This means a life of internalized austerity. It means a lack of access to healthcare and nutritious food; a lack of access to safe, nurturing educational spaces; a lack of access to community programs that help us discover those rich intersubjective bonds out of which can explode radical imaginative acts and alternative futures. Austerity is the attempt to securitize not fossil fuel futures, not timber futures, nor the future of anything else we’re accustomed to thinking of as a resource, but human futures in the general sense. Austerity is the attempt to securitize the resources mentioned above: affect, imagination, thought, the possibility of change. It is the expansion of the logic of finance capitalism par excellence into the affective domain.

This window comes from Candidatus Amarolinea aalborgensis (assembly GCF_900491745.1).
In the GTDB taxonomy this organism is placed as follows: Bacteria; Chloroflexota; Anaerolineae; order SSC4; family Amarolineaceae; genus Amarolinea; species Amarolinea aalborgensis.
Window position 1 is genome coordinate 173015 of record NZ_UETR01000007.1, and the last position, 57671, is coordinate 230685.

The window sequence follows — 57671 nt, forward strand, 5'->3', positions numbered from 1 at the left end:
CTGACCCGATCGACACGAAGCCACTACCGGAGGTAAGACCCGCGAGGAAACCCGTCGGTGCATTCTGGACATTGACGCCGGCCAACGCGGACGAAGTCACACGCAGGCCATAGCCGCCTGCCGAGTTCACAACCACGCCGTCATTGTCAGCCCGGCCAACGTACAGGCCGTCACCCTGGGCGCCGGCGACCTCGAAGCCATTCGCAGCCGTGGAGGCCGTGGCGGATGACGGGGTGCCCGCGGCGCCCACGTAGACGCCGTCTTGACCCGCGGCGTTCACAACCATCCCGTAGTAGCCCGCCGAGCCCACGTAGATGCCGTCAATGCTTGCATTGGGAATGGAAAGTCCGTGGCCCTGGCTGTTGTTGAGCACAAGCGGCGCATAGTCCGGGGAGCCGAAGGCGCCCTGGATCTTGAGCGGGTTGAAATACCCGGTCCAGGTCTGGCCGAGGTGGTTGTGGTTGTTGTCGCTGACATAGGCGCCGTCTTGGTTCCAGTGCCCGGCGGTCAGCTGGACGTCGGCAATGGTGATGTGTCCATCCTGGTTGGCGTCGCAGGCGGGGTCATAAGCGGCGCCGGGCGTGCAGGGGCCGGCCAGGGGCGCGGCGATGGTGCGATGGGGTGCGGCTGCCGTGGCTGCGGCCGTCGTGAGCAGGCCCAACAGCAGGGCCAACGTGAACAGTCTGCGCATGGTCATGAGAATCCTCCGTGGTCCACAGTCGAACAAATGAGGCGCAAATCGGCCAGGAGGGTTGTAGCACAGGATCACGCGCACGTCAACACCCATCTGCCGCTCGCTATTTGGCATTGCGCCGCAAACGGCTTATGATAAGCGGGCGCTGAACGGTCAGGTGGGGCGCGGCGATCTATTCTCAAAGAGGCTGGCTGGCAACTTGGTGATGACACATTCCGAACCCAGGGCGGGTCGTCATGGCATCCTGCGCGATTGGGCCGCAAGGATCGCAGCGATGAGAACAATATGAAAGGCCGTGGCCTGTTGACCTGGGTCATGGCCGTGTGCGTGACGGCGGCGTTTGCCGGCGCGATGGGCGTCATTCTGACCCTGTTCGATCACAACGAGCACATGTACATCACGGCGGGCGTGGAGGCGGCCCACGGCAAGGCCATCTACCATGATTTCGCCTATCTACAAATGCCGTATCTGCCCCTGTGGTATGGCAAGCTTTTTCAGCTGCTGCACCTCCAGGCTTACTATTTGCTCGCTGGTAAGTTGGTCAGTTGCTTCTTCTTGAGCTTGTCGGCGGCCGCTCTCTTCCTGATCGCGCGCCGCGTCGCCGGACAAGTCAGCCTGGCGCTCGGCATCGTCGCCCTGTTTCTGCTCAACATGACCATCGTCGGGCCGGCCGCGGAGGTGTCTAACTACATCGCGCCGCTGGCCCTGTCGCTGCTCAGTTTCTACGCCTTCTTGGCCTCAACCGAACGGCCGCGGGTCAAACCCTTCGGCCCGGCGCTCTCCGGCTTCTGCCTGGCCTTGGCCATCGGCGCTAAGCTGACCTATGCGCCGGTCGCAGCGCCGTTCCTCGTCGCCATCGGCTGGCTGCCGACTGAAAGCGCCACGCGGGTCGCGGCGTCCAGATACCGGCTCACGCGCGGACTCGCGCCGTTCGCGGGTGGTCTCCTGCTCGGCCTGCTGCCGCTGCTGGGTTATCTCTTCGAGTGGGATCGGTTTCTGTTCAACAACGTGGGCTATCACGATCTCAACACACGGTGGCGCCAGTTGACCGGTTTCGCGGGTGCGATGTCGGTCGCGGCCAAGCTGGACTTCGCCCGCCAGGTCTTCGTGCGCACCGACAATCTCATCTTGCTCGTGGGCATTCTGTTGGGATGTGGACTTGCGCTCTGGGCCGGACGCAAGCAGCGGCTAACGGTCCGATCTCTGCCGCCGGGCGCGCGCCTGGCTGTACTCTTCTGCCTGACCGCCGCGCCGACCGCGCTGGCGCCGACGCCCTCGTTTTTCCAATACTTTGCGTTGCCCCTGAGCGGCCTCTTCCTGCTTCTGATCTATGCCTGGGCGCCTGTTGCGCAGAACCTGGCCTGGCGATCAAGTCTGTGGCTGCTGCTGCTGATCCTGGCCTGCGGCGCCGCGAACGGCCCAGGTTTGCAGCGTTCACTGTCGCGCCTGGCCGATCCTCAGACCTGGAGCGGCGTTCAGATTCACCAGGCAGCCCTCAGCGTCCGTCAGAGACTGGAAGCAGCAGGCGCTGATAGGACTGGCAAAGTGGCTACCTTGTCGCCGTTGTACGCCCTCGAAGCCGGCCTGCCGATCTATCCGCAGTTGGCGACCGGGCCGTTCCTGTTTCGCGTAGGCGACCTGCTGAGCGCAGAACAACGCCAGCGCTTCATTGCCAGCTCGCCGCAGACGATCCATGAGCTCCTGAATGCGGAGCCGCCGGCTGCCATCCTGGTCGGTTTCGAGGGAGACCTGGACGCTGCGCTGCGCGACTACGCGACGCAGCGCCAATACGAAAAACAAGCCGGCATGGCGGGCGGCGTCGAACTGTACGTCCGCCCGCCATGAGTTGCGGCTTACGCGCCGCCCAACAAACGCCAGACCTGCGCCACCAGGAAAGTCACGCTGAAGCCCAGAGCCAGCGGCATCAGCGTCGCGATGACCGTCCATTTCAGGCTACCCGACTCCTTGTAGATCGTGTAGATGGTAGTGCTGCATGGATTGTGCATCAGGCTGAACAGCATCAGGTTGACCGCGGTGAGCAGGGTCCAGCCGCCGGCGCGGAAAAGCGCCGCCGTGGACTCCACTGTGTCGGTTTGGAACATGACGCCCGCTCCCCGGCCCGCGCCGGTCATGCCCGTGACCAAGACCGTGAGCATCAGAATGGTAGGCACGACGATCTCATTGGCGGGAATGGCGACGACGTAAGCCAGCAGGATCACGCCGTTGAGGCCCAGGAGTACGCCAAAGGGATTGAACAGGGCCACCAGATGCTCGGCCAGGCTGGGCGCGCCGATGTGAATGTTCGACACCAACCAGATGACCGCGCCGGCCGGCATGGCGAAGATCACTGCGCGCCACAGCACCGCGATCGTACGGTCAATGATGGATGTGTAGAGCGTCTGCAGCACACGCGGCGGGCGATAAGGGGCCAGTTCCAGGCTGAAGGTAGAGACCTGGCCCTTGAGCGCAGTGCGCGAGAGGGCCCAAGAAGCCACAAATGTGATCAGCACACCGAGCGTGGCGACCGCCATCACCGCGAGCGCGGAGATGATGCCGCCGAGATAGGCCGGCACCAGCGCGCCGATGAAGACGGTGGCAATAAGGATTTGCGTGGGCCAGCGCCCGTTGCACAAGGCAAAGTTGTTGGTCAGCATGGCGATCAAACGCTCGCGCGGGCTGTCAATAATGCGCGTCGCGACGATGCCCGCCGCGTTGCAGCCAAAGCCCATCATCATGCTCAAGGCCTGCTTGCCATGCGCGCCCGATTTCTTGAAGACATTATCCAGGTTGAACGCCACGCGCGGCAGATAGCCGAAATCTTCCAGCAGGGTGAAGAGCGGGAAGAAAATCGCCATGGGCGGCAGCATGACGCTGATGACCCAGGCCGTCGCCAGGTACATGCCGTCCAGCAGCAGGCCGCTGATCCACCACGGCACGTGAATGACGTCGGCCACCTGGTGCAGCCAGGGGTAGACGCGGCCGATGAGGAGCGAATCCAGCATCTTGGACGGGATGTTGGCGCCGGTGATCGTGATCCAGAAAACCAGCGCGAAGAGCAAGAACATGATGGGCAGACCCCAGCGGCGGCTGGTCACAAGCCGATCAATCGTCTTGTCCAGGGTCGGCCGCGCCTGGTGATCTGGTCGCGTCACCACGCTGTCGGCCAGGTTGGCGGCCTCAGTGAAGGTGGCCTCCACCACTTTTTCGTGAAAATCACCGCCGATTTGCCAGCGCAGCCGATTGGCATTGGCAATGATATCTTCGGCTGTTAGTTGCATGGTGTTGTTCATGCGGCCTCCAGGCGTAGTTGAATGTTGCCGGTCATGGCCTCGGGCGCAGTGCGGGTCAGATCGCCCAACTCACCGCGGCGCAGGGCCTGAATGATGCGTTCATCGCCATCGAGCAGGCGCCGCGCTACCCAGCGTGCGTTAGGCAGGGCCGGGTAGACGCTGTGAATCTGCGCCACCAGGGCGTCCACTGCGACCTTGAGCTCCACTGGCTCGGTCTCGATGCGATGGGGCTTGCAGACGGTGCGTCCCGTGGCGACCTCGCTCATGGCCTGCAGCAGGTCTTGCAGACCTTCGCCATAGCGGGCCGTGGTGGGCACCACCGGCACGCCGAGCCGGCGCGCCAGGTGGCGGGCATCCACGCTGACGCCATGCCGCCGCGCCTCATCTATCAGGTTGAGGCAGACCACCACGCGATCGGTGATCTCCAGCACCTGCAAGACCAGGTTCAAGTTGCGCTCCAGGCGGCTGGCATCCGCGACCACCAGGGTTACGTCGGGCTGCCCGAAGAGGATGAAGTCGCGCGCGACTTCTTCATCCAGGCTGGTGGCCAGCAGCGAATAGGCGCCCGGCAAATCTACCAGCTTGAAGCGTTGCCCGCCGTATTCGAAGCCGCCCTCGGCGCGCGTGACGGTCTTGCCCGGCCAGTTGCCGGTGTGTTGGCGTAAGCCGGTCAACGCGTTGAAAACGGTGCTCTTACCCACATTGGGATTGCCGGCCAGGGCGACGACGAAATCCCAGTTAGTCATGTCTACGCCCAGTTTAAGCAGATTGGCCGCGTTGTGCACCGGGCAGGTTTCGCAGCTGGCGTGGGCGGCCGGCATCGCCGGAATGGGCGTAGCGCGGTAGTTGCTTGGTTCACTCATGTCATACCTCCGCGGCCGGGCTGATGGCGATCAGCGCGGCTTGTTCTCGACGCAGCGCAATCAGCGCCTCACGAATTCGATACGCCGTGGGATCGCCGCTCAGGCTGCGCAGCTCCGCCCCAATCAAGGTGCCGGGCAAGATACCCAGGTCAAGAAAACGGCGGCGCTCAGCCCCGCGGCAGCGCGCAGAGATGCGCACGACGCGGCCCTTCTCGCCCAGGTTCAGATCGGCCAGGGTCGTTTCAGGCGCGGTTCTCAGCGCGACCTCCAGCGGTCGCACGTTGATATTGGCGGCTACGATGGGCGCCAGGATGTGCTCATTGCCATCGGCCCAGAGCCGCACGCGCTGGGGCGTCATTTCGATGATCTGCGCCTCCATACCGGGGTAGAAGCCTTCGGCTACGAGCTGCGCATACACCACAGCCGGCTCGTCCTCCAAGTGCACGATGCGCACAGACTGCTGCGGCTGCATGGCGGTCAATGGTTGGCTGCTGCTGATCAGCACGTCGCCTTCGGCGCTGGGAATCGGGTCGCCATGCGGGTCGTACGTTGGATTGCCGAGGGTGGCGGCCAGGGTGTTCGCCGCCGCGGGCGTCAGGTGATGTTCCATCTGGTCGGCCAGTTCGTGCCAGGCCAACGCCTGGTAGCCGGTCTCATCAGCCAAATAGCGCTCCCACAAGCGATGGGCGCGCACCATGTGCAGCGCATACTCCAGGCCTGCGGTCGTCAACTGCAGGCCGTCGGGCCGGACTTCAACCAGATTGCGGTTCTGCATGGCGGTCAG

Grim as this assessment is, it is always important that we recall Gramsci’s argument about such hegemonic schemes: hegemony is always a relation of incorporation and dissent; attempted domination dialectically tied to resistance. This means that even while affect is under severe attack (and in many cases, severely outflanked), it becomes, in itself, a pivotal site of resistance. To resist along an affective plane, we must think expansively, broadly, experimentally, and creatively about politics. Think, for example, about people who collect bottles that others have discarded in garbage bins and return them for the recycling deposit. This utterly mundane action is saturated with radical possibilities. The people, events, labour, and relations between all three that constitute such activities are ‘off the record,’ so to speak. It is an autonomous, self-determined, intersubjective relationship that takes shape outside of what ‘official’ economics records as a legitimate transaction. The same goes for urban and window box gardening. These are powerfully resistant actions that implicitly reject an industrial food system carefully and deliberately crafted to serve the interests of massive agricultural corporations, who profit immensely from a hamstrung government. Even as you read, thousands are organizing an occupation of Wall Street, where they will reassert themselves before the very institutions that have gambled on the futures of their communities, failed, and come out more handsomely wealthy than they were before. The outcome of this demonstration is uncertain, but that’s the point. It’s an imaginative act through which human agents encounter one another in space, time, and feeling. It is in turn an act that resists the prescriptive, predictive, and securitizing violences and enclosures that global finance commits in its own best interest.